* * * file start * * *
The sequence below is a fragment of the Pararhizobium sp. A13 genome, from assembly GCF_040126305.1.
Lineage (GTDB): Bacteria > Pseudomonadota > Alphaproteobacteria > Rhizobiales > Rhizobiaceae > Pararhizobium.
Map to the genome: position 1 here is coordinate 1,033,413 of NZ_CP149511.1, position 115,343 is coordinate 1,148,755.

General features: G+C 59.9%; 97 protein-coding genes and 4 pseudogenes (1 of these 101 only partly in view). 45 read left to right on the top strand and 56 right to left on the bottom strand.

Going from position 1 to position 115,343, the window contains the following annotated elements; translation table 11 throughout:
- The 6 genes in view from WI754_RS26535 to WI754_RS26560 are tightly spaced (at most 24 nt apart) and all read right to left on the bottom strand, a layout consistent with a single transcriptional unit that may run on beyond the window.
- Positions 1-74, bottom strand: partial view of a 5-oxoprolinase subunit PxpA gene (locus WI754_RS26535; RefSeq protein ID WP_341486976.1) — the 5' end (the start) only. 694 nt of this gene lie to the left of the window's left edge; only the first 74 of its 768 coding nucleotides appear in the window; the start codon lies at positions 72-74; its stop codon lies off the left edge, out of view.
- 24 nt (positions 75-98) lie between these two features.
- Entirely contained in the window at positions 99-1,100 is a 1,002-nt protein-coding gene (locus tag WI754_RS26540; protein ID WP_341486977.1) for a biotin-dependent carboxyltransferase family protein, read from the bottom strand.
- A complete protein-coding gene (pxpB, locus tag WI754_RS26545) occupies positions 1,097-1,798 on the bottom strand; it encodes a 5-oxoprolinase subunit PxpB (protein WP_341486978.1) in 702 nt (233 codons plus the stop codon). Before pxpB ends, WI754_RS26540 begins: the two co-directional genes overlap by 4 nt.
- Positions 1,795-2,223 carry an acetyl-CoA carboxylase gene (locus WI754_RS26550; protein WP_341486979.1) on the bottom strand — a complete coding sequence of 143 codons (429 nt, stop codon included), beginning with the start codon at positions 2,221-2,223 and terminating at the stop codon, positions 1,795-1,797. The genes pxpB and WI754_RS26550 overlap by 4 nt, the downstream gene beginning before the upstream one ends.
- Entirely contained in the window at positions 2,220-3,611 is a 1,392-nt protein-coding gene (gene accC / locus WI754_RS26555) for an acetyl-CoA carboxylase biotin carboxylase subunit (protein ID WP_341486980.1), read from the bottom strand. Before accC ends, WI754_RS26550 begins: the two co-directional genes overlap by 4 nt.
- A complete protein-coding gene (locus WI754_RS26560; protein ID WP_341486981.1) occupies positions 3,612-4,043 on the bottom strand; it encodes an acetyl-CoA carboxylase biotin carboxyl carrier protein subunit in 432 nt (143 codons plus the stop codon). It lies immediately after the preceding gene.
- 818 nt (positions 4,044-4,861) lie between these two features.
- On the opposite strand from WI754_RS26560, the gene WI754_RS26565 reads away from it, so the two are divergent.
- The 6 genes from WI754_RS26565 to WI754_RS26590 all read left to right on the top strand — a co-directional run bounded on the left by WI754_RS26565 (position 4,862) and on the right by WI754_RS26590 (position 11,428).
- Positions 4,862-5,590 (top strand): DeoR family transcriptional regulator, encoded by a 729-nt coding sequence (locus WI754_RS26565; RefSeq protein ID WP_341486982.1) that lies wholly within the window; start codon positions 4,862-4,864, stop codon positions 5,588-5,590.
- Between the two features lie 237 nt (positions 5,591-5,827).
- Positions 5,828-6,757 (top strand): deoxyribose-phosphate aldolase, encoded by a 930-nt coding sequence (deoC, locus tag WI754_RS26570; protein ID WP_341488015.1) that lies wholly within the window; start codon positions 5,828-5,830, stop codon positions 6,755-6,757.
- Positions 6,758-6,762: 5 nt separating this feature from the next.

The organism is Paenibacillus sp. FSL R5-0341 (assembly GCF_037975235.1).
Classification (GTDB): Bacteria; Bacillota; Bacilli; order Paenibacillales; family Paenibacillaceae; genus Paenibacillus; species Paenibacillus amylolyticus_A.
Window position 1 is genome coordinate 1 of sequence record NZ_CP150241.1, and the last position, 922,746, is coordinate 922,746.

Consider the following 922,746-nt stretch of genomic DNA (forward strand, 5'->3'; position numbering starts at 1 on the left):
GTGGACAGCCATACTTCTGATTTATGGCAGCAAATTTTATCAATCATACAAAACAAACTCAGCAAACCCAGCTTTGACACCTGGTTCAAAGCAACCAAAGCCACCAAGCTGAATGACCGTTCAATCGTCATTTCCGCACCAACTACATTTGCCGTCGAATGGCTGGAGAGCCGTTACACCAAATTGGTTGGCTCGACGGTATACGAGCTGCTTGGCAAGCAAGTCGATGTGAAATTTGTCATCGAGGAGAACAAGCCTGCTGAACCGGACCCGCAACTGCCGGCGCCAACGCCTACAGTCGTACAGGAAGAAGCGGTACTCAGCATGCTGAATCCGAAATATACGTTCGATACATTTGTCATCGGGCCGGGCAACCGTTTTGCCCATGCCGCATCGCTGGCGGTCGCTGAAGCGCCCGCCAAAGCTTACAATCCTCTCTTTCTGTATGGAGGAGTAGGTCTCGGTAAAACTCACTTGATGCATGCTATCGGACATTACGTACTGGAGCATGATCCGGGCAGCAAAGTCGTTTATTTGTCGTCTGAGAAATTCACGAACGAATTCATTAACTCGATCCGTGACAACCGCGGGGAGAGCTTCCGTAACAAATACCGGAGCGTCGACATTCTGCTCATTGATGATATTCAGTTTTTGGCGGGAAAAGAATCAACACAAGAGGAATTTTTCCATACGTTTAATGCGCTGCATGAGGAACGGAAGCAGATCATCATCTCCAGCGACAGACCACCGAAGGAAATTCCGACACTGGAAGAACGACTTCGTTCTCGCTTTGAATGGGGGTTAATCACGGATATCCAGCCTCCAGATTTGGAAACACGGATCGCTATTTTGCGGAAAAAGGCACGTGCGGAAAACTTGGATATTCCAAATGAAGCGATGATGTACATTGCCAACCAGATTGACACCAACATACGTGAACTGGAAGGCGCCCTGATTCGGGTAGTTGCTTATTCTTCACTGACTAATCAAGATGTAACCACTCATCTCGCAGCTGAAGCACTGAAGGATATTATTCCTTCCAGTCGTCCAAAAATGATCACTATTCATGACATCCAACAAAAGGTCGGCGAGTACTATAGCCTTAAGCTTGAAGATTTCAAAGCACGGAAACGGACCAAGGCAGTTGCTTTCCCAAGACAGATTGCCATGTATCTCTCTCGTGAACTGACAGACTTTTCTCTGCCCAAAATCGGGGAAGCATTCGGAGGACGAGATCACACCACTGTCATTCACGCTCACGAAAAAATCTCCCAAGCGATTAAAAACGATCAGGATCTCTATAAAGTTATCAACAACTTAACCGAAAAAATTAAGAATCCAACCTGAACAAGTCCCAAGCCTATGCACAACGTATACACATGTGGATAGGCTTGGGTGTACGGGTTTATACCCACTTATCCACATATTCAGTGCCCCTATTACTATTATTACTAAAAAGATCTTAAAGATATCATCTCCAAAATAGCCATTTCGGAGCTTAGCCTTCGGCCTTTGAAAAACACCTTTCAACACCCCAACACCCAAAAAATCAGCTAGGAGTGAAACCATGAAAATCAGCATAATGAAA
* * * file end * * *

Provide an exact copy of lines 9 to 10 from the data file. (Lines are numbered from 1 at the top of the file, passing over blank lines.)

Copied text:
- Entirely contained in the window at positions 99-1,100 is a 1,002-nt protein-coding gene (locus tag WI754_RS26540; protein ID WP_341486977.1) for a biotin-dependent carboxyltransferase family protein, read from the bottom strand.
- A complete protein-coding gene (pxpB, locus tag WI754_RS26545) occupies positions 1,097-1,798 on the bottom strand; it encodes a 5-oxoprolinase subunit PxpB (protein WP_341486978.1) in 702 nt (233 codons plus the stop codon). Before pxpB ends, WI754_RS26540 begins: the two co-directional genes overlap by 4 nt.